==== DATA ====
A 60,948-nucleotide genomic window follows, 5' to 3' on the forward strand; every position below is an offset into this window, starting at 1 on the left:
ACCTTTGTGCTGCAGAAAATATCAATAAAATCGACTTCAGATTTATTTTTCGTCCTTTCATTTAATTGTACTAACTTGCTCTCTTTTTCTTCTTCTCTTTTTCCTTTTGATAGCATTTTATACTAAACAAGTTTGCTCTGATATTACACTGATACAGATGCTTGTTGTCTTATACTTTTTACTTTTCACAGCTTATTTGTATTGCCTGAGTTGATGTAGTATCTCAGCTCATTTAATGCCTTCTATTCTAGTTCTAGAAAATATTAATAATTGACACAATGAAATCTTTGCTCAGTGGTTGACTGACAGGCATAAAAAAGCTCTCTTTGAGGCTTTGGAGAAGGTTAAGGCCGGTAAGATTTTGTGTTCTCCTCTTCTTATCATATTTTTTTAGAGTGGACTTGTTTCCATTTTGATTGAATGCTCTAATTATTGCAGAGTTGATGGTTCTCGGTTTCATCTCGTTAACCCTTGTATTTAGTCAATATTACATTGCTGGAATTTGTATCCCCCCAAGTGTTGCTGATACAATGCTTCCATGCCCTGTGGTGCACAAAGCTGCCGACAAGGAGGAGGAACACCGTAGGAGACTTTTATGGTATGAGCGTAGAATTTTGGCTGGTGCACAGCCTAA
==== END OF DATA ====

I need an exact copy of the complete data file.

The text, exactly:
A 60,948-nucleotide genomic window follows, 5' to 3' on the forward strand; every position below is an offset into this window, starting at 1 on the left:
ACCTTTGTGCTGCAGAAAATATCAATAAAATCGACTTCAGATTTATTTTTCGTCCTTTCATTTAATTGTACTAACTTGCTCTCTTTTTCTTCTTCTCTTTTTCCTTTTGATAGCATTTTATACTAAACAAGTTTGCTCTGATATTACACTGATACAGATGCTTGTTGTCTTATACTTTTTACTTTTCACAGCTTATTTGTATTGCCTGAGTTGATGTAGTATCTCAGCTCATTTAATGCCTTCTATTCTAGTTCTAGAAAATATTAATAATTGACACAATGAAATCTTTGCTCAGTGGTTGACTGACAGGCATAAAAAAGCTCTCTTTGAGGCTTTGGAGAAGGTTAAGGCCGGTAAGATTTTGTGTTCTCCTCTTCTTATCATATTTTTTTAGAGTGGACTTGTTTCCATTTTGATTGAATGCTCTAATTATTGCAGAGTTGATGGTTCTCGGTTTCATCTCGTTAACCCTTGTATTTAGTCAATATTACATTGCTGGAATTTGTATCCCCCCAAGTGTTGCTGATACAATGCTTCCATGCCCTGTGGTGCACAAAGCTGCCGACAAGGAGGAGGAACACCGTAGGAGACTTTTATGGTATGAGCGTAGAATTTTGGCTGGTGCACAGCCTAA